Some research has suggested that this process of no longer allowing your dog on your lap or your furniture, no longer allowing him to sleep in your room, no longer giving treats"for free", and no longer allowing your dog to follow you throughout the house (using doors, baby gates, "stay" commands, etc.) may be vital for some separation anxiety cases. You may want to try a "Nothing In Life is Free" program.

Next, pick a day (or two) when you can practice desensitization without having to actually leave - a weekend is a pretty good time to start.

Desensitize Your Dog To Your Getting-Ready-To-Go Cues

Figure out what begins your dog's anxiety. Is it when you put on your work shoes? Brush your hair? Pick up your keys? Find the earliest item in your getting-ready-to-go sequence that makes your dog anxious. Then practice doing that action, over and over again, until your dog is no longer anxious about it. For example, put on your work shoes, then take them off, then put them on again, over and over. You don't need to talk to your dog or do anything else special. Act just like you do every morning when you put on those shoes. When your dog is no longer anxious when you put on your shoes, move to the next step in your normal morning sequence; perhaps brushing your hair. (Note that if your dog's anxiety does not decrease after several repetitions, you are probably not working on the first item in your getting-ready-to-go sequence, and you'll need to back up).

Repeat this exercise several times a day (5-10 times if possible), starting each sequence at a time when the dog is relaxed. Do NOT repeat the exercise if your dog seems MORE anxious when you start, or if he can't settle down in between repetitions, or if he follows and watches you MORE between exercises.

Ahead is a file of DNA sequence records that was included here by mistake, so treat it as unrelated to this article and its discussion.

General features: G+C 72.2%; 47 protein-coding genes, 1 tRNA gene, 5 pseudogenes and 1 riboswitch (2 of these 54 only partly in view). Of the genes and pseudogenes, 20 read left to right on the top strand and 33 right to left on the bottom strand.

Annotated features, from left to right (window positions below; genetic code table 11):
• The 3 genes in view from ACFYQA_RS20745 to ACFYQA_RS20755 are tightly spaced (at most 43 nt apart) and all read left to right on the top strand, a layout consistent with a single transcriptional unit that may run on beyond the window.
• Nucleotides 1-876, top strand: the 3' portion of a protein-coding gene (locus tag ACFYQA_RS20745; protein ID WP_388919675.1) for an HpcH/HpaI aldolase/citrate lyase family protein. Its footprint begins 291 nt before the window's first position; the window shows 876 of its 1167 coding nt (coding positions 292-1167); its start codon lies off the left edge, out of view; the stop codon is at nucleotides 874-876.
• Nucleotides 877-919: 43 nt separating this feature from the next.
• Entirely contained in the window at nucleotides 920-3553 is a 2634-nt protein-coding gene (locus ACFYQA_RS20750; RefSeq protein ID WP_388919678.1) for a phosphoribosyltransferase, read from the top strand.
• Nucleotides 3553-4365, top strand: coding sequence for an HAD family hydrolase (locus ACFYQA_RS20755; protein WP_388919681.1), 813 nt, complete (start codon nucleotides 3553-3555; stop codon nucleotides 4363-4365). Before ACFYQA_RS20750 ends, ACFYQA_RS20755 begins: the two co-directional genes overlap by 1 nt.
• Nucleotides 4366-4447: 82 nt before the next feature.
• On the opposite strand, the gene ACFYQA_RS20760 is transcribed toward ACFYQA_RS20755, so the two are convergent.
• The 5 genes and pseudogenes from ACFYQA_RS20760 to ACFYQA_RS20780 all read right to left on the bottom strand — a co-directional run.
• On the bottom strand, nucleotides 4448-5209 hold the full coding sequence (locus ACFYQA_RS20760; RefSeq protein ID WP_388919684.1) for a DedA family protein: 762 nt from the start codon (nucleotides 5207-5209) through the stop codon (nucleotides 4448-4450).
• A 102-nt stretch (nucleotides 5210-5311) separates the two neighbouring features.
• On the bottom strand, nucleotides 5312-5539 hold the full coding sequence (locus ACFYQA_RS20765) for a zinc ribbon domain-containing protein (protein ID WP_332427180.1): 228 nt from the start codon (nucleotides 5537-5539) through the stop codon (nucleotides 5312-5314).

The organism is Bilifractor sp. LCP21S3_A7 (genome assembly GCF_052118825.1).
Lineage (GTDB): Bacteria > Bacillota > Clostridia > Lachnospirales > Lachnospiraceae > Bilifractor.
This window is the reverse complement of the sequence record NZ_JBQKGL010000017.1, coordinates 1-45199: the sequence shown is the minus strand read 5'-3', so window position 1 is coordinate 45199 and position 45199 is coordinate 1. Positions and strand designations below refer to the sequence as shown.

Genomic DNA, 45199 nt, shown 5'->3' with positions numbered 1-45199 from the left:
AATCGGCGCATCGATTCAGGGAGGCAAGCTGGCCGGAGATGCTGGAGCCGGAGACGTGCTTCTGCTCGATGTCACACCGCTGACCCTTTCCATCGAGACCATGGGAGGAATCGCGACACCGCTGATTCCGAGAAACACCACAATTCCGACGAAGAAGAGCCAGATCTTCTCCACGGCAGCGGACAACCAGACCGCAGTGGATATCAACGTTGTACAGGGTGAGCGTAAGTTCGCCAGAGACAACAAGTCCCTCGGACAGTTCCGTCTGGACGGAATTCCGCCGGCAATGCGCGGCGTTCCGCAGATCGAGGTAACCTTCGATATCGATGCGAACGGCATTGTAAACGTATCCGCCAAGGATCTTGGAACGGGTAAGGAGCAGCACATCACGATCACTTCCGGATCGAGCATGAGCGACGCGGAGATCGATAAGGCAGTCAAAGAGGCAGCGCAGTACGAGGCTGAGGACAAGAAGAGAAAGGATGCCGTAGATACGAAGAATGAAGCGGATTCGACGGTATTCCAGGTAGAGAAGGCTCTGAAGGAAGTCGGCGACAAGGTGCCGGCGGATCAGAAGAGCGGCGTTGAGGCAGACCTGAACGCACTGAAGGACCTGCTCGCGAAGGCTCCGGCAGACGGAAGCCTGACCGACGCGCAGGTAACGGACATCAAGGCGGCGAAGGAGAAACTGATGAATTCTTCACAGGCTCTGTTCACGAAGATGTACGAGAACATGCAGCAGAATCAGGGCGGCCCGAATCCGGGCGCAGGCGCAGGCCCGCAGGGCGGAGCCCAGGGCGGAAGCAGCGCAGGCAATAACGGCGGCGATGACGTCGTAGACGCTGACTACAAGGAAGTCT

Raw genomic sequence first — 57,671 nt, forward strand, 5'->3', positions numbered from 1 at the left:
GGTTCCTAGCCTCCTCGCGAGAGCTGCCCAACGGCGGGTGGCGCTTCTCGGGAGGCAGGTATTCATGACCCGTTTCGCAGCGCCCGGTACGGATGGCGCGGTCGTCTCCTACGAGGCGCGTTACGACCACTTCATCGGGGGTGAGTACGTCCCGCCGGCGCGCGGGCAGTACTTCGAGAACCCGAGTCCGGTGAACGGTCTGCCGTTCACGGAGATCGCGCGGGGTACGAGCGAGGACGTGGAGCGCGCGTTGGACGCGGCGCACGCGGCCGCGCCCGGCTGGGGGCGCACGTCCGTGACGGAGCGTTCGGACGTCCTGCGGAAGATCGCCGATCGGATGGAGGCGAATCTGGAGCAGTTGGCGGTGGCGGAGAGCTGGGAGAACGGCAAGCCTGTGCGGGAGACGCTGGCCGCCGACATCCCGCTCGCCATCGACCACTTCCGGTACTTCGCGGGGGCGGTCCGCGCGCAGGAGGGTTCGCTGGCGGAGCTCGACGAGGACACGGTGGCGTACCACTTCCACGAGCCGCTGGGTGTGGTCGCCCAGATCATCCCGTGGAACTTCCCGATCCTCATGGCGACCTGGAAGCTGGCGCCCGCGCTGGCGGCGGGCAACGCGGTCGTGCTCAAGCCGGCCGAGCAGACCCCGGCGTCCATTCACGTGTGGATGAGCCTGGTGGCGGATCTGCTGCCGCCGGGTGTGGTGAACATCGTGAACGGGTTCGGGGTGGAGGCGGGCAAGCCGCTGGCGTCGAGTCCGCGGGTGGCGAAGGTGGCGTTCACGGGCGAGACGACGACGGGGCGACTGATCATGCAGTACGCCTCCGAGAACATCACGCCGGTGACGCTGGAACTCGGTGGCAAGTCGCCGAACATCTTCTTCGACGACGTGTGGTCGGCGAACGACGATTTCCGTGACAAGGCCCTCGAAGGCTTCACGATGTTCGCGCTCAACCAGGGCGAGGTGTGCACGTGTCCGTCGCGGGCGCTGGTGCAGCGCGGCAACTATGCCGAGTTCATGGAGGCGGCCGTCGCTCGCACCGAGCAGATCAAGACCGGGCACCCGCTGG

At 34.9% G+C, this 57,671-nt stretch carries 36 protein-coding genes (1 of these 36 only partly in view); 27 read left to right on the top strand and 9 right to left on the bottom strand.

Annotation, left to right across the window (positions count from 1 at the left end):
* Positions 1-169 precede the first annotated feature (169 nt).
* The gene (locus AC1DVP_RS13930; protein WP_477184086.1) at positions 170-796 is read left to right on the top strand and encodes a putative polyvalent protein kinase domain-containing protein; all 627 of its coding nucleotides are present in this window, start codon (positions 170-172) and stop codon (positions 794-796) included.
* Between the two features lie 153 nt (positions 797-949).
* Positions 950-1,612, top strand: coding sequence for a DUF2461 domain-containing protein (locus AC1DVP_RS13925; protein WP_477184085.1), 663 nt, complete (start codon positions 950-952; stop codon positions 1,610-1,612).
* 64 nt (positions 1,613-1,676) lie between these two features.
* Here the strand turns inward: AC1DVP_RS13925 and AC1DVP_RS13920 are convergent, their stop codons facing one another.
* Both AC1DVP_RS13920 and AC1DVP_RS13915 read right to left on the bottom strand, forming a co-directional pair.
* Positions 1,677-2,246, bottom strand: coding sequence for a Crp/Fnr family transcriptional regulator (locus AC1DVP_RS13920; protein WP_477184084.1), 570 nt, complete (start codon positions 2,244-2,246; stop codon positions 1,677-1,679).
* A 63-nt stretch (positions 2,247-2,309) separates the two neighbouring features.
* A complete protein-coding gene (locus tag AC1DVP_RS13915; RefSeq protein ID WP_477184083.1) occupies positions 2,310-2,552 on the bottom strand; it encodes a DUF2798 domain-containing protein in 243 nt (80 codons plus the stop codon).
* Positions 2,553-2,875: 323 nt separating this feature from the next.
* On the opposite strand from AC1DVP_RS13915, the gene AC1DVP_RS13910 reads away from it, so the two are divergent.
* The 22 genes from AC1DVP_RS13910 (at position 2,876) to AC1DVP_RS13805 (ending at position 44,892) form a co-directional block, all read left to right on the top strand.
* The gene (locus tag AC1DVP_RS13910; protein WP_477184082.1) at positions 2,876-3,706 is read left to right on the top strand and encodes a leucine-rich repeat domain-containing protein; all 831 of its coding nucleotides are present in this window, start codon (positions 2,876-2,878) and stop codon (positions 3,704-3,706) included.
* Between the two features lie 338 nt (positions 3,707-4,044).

You will have to spend a LOT of time with the early items in your getting-ready-to-go sequence, but as your dog learns to deal with this sort of thing, it will get easier. Opening up the front door (presumably the last item in your getting-ready-to-go sequence) will take fewer repetitions than the first item (putting on work shoes, in this example).

Practice Short-Enough Absences

When you've worked through your whole getting-ready-to-go sequence and your dog is no longer anxious, you're ready for your first absence session. Up to now, your dog with separation anxiety has associated absences with intense anxiety. The dog has to now learn to associate absences with a lack of anxiety, or calmness. You and the dog will practice being apart from each other for very short lengths of time - the time that your dog can handle - and you will gradually practice longer and longer lengths.